Introduction

University of Hawai‘i at Mānoa Food Science and Human Nutrition Program and Human Nutrition Program

E ola koa.

Live like a koa tree.


Silohuette of Three People Hiking
Image by nic.co on unsplash.com / CCO

Learning Objectives

By the end of this chapter you will be able to:

  • Describe the physiological basis for nutrient requirements during adulthood.

Adulthood begins at the end of adolescents and continues until the end of one’s life. During adulthood, the human body will reach maximum cardiac output specifically between ages twenty and thirty. Bone and muscle mass also reach optimal levels, and physical activity helps to improve , endurance, and tone.[1] In order to maintain health and fitness throughout the lifespan, it is important to remain active. The CDC has implemented science based physical activity guidelines for all Americans to follow in hopes of creating a healthy lifestyle. In Hawai‘i, nearly 60% of all adults meet the recommended aerobic physical activity guidelines. However, only 32% of adults meet the guidelines for muscle strengthening and less than a quarter (23%) of Hawai‘i residents meet the recommended guidelines for both.[2] To learn more about the current physical activity guidelines visit https://www.cdc.gov/cancer/dcpc/prevention/policies_practices/physical_activity/guidelines.htm.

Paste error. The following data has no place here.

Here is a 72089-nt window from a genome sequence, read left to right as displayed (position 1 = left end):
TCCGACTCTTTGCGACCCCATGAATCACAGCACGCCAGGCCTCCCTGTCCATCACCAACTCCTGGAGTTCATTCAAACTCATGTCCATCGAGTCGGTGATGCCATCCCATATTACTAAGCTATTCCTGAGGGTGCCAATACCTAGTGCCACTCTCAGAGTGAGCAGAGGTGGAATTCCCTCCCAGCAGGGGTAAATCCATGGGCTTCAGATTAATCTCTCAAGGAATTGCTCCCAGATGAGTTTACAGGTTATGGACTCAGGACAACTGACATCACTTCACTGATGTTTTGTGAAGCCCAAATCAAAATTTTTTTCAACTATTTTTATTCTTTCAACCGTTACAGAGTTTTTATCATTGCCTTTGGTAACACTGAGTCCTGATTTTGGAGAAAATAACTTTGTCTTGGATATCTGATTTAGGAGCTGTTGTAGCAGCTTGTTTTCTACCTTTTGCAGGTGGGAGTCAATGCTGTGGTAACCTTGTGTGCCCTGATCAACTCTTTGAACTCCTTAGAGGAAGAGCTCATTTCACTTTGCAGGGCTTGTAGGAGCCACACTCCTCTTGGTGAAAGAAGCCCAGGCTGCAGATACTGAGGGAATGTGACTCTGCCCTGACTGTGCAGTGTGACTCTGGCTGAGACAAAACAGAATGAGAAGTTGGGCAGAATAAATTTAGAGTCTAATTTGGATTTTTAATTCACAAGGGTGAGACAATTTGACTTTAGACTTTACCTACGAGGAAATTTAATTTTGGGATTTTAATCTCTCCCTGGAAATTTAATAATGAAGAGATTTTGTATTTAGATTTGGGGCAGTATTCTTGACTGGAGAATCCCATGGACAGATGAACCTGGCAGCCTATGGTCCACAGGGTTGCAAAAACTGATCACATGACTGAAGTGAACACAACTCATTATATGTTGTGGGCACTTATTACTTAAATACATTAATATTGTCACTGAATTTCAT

Along with physical activity, nutrition also plays an essential role in maintaining health through adulthood. As you’ve already learned, a healthful diet includes a variety of nutrient dense foods. The USDA Dietary Guidelines recommend eating a balanced diet from the five food groups: fruits, vegetables, protein, grains and dairy.[3] In Hawai‘i, only about 19% of adults eat the recommended amount of servings of fruits and vegetables per day. Inadequacy of any food group can lead to several health issues.[4] Consuming diets high in fruits and vegetables may have health benefits such as a reduced risk for heart disease, and protection against certain cancers.[5]


Learning Activities

Technology Note: The second edition of the Human Nutrition Open Educational Resource (OER) textbook features interactive learning activities.  These activities are available in the web-based textbook and not available in the downloadable versions (EPUB, Digital PDF, Print_PDF, or Open Document).

Learning activities may be used across various mobile devices, however, for the best user experience it is strongly recommended that users complete these activities using a desktop or laptop computer and in Google Chrome.

 

 


  1. Polan EU, Taylor DR. (2003). Journey Across the LifeSpan: Human Development and Health Promotion. Philadelphia: F. A. Davis Company, 192–93.
  2. Hawaii Physical Activity and Nutrition Plan, 2013-2020. https://health.hawaii.gov/physical-activity-nutrition/files/2013/08/Hawaii-PAN-Plan-2013-2020.pdf. Accessed February 16, 2018.   
  3. All About the Fruit Group. USDA ChooseMyPlate.gov. https://www.choosemyplate.gov/fruit Accessed February 16, 2018.
  4. Hawai‘i Physical Activity and Nutrition Plan, 2013-2020. https://health.hawaii.gov/physical-activity-nutrition/files/2013/08/Hawaii-PAN-Plan-2013-2020.pdf. Accessed February 16, 2018.   
  5. Nutrients and Health Benefits. USDA ChooseMyPlate.gov. https://www.choosemyplate.gov/fruits-nutrients-health. Accessed February 16, 2018.

License

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Introduction by University of Hawai‘i at Mānoa Food Science and Human Nutrition Program and Human Nutrition Program is licensed under a Creative Commons Attribution 4.0 International License, except where otherwise noted.

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